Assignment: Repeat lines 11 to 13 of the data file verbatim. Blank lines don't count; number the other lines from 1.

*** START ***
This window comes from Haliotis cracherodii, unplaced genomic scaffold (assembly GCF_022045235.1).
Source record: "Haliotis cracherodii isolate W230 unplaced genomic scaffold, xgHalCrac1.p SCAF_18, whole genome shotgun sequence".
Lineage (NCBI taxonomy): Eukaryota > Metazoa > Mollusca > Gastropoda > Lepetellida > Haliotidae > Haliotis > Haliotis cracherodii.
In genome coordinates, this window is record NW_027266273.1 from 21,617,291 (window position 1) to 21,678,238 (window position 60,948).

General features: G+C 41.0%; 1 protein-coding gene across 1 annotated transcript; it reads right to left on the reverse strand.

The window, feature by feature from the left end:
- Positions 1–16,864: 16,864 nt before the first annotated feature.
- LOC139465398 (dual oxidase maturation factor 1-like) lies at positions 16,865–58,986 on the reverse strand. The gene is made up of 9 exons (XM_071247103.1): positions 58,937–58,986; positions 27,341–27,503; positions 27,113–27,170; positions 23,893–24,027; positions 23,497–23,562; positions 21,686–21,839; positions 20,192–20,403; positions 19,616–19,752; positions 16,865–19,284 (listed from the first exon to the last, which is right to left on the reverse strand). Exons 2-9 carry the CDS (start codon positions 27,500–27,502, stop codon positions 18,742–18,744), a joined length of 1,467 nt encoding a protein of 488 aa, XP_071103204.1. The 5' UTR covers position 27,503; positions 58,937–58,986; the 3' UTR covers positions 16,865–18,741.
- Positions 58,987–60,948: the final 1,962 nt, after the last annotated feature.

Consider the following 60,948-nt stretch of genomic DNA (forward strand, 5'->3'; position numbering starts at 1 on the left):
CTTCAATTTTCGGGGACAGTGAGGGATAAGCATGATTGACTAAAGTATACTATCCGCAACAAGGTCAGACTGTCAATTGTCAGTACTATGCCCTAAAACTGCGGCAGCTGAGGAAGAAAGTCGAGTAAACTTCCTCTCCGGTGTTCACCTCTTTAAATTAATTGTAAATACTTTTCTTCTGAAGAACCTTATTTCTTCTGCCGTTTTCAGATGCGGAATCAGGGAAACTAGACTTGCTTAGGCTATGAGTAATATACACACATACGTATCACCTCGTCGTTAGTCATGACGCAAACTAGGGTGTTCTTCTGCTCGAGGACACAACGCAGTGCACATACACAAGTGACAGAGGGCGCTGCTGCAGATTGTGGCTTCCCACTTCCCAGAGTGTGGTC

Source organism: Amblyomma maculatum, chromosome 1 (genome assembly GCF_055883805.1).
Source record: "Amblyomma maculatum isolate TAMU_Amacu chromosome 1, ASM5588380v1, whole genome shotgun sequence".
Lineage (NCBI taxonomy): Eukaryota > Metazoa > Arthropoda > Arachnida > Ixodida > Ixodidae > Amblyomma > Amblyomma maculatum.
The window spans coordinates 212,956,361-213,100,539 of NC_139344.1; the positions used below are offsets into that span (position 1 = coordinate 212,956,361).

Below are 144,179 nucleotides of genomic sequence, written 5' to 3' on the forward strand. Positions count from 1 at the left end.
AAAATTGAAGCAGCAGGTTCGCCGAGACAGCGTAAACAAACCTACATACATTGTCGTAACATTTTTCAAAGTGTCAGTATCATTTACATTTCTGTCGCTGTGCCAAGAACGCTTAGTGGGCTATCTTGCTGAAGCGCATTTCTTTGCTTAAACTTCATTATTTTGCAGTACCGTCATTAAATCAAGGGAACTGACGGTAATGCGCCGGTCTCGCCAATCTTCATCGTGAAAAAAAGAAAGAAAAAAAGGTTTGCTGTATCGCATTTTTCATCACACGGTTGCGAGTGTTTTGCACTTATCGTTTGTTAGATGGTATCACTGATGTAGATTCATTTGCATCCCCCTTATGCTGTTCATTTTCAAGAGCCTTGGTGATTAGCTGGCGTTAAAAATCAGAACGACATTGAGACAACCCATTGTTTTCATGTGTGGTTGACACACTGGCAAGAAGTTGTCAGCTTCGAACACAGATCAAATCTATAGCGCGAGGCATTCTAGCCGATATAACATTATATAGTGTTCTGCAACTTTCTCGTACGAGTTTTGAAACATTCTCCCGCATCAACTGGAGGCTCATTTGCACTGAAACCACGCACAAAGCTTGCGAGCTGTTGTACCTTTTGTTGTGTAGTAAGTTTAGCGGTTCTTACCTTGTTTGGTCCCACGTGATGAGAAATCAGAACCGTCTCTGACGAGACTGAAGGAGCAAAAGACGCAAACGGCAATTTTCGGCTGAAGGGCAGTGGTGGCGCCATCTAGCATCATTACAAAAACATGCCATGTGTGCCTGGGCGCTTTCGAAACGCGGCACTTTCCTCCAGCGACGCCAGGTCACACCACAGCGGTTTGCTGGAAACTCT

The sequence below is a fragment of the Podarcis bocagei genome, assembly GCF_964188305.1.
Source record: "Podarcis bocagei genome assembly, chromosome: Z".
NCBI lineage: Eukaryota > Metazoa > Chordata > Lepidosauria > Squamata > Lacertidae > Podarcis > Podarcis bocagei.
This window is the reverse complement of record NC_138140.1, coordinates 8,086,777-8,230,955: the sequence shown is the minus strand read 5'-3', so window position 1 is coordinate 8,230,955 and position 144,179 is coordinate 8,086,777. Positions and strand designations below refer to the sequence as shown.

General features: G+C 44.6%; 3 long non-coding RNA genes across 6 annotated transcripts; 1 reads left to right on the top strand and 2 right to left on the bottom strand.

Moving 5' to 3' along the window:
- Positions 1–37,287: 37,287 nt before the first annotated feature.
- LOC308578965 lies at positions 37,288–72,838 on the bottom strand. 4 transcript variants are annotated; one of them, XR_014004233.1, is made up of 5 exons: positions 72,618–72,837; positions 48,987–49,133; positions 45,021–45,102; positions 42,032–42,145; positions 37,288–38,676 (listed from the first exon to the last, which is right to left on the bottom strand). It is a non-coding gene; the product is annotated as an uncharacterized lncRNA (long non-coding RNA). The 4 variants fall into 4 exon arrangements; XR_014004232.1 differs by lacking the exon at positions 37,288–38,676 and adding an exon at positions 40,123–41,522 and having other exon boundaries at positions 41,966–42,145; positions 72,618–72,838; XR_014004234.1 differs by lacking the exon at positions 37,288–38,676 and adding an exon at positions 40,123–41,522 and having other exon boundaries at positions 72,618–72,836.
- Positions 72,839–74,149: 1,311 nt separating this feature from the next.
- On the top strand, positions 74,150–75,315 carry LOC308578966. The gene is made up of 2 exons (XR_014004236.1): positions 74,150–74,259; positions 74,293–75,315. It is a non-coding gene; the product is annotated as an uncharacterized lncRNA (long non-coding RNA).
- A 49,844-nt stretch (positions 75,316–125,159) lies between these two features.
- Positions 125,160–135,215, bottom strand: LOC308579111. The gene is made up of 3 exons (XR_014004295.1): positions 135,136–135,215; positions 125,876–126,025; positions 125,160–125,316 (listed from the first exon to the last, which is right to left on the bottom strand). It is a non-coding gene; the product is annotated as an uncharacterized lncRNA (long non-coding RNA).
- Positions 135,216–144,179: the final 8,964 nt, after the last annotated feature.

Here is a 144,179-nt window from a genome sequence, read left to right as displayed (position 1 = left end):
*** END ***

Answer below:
CTTCAATTTTCGGGGACAGTGAGGGATAAGCATGATTGACTAAAGTATACTATCCGCAACAAGGTCAGACTGTCAATTGTCAGTACTATGCCCTAAAACTGCGGCAGCTGAGGAAGAAAGTCGAGTAAACTTCCTCTCCGGTGTTCACCTCTTTAAATTAATTGTAAATACTTTTCTTCTGAAGAACCTTATTTCTTCTGCCGTTTTCAGATGCGGAATCAGGGAAACTAGACTTGCTTAGGCTATGAGTAATATACACACATACGTATCACCTCGTCGTTAGTCATGACGCAAACTAGGGTGTTCTTCTGCTCGAGGACACAACGCAGTGCACATACACAAGTGACAGAGGGCGCTGCTGCAGATTGTGGCTTCCCACTTCCCAGAGTGTGGTC

Source organism: Amblyomma maculatum, chromosome 1 (genome assembly GCF_055883805.1).
Source record: "Amblyomma maculatum isolate TAMU_Amacu chromosome 1, ASM5588380v1, whole genome shotgun sequence".